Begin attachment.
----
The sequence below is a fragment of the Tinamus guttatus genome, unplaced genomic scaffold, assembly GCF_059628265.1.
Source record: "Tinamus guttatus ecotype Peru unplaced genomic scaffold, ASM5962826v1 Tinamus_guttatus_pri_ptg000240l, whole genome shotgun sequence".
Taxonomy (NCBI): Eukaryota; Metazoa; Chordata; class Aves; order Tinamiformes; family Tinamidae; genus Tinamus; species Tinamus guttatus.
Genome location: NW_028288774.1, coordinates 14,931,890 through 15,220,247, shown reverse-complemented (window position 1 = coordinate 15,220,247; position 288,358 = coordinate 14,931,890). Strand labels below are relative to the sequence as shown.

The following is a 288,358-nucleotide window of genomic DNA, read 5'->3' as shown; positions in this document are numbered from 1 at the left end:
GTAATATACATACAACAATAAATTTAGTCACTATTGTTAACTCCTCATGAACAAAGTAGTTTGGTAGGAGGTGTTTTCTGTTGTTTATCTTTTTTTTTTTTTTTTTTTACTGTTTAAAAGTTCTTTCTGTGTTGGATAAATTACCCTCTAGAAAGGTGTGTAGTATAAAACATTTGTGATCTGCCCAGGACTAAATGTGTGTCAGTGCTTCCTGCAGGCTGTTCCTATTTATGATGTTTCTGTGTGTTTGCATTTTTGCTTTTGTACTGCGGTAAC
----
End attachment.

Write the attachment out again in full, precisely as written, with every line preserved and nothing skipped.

The sequence below is a fragment of the Tinamus guttatus genome, unplaced genomic scaffold, assembly GCF_059628265.1.
Source record: "Tinamus guttatus ecotype Peru unplaced genomic scaffold, ASM5962826v1 Tinamus_guttatus_pri_ptg000240l, whole genome shotgun sequence".
Taxonomy (NCBI): Eukaryota; Metazoa; Chordata; class Aves; order Tinamiformes; family Tinamidae; genus Tinamus; species Tinamus guttatus.
Genome location: NW_028288774.1, coordinates 14,931,890 through 15,220,247, shown reverse-complemented (window position 1 = coordinate 15,220,247; position 288,358 = coordinate 14,931,890). Strand labels below are relative to the sequence as shown.

The following is a 288,358-nucleotide window of genomic DNA, read 5'->3' as shown; positions in this document are numbered from 1 at the left end:
GTAATATACATACAACAATAAATTTAGTCACTATTGTTAACTCCTCATGAACAAAGTAGTTTGGTAGGAGGTGTTTTCTGTTGTTTATCTTTTTTTTTTTTTTTTTTTACTGTTTAAAAGTTCTTTCTGTGTTGGATAAATTACCCTCTAGAAAGGTGTGTAGTATAAAACATTTGTGATCTGCCCAGGACTAAATGTGTGTCAGTGCTTCCTGCAGGCTGTTCCTATTTATGATGTTTCTGTGTGTTTGCATTTTTGCTTTTGTACTGCGGTAAC